One of Australia’s most prominent workers’ unions and its branch secretary have been charged with cartel conduct by federal police.
Australian Competition and Consumer Commission (ACCC) chair Rod Sims said that the Construction, Forestry, Maritime, Mining and Energy Union (CFMMEU) and its ACT divisional branch secretary, Jason O’Mara, “are each charged with attempting to induce suppliers of steelfixing services and scaffolding services to reach cartel contracts, arrangements or understandings”.
The allegations relate to services provided to builders in the territory in 2012 and 2013.
“These charges follow a joint investigation between the ACCC and the Australian Federal Police (AFP) as part of the AFP’s role in coordinating and contributing to the Joint Police Task Force following the Royal Commission into Trade Union Governance and Corruption,” Mr Sims said.
An initial hearing is scheduled to be heard on 27 September this year in the ACT Magistrates Court, but under ACCC rules, any trial will be progressed to either the ACT Supreme Court or the Federal Court of Australia.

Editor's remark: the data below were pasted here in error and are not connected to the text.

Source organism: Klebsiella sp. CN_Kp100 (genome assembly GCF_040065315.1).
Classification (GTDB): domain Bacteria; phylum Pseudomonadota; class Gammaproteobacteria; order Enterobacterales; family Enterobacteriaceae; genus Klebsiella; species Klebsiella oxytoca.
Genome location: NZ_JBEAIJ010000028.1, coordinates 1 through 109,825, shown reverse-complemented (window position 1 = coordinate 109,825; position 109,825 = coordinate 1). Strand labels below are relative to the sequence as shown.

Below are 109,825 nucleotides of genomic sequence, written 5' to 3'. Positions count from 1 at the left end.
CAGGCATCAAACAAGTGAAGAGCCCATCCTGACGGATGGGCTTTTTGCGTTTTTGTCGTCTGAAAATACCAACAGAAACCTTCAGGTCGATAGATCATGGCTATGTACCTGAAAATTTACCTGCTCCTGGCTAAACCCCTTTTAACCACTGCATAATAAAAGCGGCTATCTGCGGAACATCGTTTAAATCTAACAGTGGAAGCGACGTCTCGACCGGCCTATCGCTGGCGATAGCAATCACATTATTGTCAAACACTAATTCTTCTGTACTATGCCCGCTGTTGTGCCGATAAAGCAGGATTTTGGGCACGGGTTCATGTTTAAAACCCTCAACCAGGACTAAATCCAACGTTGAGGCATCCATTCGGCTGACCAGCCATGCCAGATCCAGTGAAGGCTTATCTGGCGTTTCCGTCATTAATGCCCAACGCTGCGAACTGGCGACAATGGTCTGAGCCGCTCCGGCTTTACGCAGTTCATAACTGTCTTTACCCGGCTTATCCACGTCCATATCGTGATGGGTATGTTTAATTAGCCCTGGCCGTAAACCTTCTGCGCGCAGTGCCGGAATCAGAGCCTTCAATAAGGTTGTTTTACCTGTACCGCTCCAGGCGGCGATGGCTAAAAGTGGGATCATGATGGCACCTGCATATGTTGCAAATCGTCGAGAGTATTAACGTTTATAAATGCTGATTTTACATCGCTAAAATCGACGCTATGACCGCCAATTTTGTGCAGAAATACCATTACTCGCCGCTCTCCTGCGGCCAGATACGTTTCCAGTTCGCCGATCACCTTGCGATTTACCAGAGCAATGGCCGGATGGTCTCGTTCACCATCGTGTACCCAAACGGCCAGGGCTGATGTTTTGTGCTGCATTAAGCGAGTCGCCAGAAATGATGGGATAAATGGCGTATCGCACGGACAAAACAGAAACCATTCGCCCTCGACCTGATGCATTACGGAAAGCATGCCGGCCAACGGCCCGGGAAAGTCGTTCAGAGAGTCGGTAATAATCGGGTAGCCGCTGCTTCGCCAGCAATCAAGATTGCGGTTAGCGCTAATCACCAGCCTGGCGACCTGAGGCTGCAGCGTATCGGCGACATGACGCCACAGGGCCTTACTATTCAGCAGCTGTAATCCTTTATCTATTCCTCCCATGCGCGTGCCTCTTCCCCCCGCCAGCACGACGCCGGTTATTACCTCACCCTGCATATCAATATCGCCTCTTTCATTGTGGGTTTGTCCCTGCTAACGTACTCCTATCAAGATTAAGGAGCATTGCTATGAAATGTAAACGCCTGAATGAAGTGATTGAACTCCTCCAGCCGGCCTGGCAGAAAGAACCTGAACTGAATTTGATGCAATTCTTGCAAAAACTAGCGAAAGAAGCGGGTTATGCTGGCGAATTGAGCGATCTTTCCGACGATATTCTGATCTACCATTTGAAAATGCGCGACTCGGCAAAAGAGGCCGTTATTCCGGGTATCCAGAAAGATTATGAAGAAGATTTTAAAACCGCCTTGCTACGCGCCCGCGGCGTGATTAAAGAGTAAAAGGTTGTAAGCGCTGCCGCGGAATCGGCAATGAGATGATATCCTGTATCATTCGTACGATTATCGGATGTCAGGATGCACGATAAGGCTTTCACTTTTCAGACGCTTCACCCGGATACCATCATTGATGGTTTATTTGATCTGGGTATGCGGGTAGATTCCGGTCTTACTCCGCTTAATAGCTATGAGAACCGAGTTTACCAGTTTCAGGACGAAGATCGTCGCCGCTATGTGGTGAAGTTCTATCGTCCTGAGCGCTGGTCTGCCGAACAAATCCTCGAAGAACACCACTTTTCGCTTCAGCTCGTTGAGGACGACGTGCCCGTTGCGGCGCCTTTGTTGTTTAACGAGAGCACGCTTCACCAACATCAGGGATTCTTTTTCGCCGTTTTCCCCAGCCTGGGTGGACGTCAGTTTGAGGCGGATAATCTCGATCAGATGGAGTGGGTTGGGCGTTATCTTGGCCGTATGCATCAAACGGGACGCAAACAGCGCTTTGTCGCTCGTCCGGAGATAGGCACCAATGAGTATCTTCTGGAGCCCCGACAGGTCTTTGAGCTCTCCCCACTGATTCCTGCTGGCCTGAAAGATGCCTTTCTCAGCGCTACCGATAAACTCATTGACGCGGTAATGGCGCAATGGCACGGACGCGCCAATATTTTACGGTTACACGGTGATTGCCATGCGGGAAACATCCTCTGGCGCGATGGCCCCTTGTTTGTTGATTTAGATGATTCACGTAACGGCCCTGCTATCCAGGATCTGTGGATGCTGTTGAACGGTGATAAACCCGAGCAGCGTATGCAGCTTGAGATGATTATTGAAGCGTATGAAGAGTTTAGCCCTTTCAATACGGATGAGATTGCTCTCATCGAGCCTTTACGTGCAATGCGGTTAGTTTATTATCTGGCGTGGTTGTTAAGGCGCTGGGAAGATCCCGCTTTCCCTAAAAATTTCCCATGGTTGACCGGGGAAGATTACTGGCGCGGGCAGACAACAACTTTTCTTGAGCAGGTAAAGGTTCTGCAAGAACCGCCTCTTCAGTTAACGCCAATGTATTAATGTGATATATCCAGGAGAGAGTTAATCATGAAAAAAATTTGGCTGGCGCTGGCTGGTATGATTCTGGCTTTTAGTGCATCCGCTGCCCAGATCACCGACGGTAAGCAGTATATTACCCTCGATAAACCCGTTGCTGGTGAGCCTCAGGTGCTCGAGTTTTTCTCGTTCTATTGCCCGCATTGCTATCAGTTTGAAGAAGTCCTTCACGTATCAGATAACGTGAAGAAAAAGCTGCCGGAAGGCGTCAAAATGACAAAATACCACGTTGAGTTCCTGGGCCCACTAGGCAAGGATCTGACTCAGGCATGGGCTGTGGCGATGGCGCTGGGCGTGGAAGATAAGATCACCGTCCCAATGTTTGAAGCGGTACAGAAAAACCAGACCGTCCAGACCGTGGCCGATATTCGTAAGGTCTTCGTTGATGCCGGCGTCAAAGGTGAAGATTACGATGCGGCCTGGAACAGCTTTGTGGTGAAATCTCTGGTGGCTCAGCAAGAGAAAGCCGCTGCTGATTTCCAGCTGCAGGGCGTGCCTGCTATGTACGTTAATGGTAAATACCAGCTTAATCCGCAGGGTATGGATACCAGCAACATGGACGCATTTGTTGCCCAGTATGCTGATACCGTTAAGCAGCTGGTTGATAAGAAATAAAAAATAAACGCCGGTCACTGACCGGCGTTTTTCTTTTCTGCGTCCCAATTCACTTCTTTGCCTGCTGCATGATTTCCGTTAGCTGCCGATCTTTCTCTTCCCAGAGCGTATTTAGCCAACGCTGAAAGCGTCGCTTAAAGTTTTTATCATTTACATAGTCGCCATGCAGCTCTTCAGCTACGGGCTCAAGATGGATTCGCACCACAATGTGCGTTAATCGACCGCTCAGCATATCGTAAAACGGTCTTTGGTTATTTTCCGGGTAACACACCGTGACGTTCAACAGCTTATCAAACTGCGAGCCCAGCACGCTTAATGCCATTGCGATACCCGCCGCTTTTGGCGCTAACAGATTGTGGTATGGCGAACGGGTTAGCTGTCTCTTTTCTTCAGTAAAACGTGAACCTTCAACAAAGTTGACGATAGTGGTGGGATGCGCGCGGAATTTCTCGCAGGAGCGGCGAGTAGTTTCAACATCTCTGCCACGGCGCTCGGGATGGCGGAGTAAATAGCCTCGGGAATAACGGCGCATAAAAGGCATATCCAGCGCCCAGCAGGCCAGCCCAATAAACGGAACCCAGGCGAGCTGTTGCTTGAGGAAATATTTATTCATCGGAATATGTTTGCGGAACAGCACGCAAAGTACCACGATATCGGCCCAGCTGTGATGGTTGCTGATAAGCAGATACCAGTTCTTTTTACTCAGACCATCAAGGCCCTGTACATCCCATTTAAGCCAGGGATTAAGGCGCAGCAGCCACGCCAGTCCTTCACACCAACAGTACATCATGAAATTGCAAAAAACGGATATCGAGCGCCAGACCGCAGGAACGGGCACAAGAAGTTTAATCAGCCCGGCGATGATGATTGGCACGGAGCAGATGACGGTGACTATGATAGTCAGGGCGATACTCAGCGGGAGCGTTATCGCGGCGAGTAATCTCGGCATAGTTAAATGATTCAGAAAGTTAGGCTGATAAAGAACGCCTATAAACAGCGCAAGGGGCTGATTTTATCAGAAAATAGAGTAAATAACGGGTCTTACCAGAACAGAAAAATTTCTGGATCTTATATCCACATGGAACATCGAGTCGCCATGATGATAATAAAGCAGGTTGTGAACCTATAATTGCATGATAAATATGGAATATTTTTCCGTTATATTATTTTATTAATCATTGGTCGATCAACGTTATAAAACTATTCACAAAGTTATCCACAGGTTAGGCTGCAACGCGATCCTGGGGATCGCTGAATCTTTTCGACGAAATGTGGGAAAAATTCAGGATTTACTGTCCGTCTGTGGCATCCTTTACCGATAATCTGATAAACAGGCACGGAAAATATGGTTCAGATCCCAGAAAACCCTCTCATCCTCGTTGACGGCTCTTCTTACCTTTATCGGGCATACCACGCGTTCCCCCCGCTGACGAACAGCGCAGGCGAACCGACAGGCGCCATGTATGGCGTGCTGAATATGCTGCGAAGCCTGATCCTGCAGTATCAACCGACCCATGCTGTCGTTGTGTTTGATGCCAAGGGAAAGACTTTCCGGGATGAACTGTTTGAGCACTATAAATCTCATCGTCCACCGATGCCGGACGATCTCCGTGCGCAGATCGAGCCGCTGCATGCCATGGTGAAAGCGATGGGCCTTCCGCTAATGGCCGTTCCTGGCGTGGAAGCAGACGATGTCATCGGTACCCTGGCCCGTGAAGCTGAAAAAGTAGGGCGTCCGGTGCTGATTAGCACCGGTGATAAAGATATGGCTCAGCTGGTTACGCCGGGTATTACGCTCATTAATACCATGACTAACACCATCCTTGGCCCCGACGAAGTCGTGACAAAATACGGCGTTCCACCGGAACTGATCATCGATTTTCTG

Usually the domain of larger companies with considerable market power, cartel conduct is of ongoing concern to the ACCC, which it claims on its website as “immoral and illegal because they not only cheat consumers and other businesses, they also restrict healthy economic growth”.
Earlier this month, a global manufacturer lost its appeal against a conviction and $3.5 million penalty for its role in cartel conduct.
Adam Zuchetti is the editor of My Business, and has steered the publication’s editorial direction since early 2016.
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